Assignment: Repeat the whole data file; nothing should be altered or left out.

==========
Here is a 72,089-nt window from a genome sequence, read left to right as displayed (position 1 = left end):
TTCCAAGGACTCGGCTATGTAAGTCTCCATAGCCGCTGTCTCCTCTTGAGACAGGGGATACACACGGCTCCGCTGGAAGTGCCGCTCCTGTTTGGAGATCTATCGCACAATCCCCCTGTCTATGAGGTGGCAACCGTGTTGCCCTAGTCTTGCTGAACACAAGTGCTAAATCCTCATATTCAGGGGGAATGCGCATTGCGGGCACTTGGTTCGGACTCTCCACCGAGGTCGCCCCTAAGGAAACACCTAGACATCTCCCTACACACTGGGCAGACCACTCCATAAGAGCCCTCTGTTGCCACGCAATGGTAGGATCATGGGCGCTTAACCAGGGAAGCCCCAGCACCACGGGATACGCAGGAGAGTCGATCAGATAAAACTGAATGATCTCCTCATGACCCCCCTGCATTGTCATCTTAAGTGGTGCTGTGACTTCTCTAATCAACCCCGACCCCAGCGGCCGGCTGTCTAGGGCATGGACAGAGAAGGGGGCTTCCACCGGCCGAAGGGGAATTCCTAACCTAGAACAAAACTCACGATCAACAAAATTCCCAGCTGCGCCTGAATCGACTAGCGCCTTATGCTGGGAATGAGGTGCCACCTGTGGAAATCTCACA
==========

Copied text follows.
Here is a 72,089-nt window from a genome sequence, read left to right as displayed (position 1 = left end):
TTCCAAGGACTCGGCTATGTAAGTCTCCATAGCCGCTGTCTCCTCTTGAGACAGGGGATACACACGGCTCCGCTGGAAGTGCCGCTCCTGTTTGGAGATCTATCGCACAATCCCCCTGTCTATGAGGTGGCAACCGTGTTGCCCTAGTCTTGCTGAACACAAGTGCTAAATCCTCATATTCAGGGGGAATGCGCATTGCGGGCACTTGGTTCGGACTCTCCACCGAGGTCGCCCCTAAGGAAACACCTAGACATCTCCCTACACACTGGGCAGACCACTCCATAAGAGCCCTCTGTTGCCACGCAATGGTAGGATCATGGGCGCTTAACCAGGGAAGCCCCAGCACCACGGGATACGCAGGAGAGTCGATCAGATAAAACTGAATGATCTCCTCATGACCCCCCTGCATTGTCATCTTAAGTGGTGCTGTGACTTCTCTAATCAACCCCGACCCCAGCGGCCGGCTGTCTAGGGCATGGACAGAGAAGGGGGCTTCCACCGGCCGAAGGGGAATTCCTAACCTAGAACAAAACTCACGATCAACAAAATTCCCAGCTGCGCCTGAATCGACTAGCGCCTTATGCTGGGAATGAGGTGCCACCTGTGGAAATCTCACA